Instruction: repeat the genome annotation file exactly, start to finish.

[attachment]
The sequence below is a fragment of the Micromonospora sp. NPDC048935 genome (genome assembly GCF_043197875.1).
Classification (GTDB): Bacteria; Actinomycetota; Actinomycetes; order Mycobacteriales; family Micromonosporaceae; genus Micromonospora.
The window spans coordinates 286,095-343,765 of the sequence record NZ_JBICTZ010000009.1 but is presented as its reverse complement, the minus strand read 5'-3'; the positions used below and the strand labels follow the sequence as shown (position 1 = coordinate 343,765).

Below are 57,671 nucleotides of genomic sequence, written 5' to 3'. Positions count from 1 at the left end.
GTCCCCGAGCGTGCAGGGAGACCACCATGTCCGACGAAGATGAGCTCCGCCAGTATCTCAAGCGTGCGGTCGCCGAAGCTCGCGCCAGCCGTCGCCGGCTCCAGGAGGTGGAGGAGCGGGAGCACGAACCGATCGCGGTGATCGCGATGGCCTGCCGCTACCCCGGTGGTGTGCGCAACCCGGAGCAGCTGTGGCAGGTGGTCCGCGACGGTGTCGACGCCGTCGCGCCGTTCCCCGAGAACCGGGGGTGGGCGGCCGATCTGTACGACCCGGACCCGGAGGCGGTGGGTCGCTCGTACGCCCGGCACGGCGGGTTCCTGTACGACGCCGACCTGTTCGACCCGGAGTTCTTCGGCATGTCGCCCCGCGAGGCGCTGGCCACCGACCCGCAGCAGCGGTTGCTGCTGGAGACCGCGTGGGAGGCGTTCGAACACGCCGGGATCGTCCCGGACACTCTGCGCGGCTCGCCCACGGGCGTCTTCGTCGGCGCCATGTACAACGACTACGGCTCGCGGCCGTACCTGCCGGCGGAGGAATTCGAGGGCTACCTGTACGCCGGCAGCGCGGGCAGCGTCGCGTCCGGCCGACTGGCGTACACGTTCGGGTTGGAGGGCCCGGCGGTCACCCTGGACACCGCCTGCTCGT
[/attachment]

The sequence below is a fragment of the Micromonospora sp. NPDC048935 genome (genome assembly GCF_043197875.1).
Classification (GTDB): Bacteria; Actinomycetota; Actinomycetes; order Mycobacteriales; family Micromonosporaceae; genus Micromonospora.
The window spans coordinates 286,095-343,765 of the sequence record NZ_JBICTZ010000009.1 but is presented as its reverse complement, the minus strand read 5'-3'; the positions used below and the strand labels follow the sequence as shown (position 1 = coordinate 343,765).

Below are 57,671 nucleotides of genomic sequence, written 5' to 3'. Positions count from 1 at the left end.
GTCCCCGAGCGTGCAGGGAGACCACCATGTCCGACGAAGATGAGCTCCGCCAGTATCTCAAGCGTGCGGTCGCCGAAGCTCGCGCCAGCCGTCGCCGGCTCCAGGAGGTGGAGGAGCGGGAGCACGAACCGATCGCGGTGATCGCGATGGCCTGCCGCTACCCCGGTGGTGTGCGCAACCCGGAGCAGCTGTGGCAGGTGGTCCGCGACGGTGTCGACGCCGTCGCGCCGTTCCCCGAGAACCGGGGGTGGGCGGCCGATCTGTACGACCCGGACCCGGAGGCGGTGGGTCGCTCGTACGCCCGGCACGGCGGGTTCCTGTACGACGCCGACCTGTTCGACCCGGAGTTCTTCGGCATGTCGCCCCGCGAGGCGCTGGCCACCGACCCGCAGCAGCGGTTGCTGCTGGAGACCGCGTGGGAGGCGTTCGAACACGCCGGGATCGTCCCGGACACTCTGCGCGGCTCGCCCACGGGCGTCTTCGTCGGCGCCATGTACAACGACTACGGCTCGCGGCCGTACCTGCCGGCGGAGGAATTCGAGGGCTACCTGTACGCCGGCAGCGCGGGCAGCGTCGCGTCCGGCCGACTGGCGTACACGTTCGGGTTGGAGGGCCCGGCGGTCACCCTGGACACCGCCTGCTCGT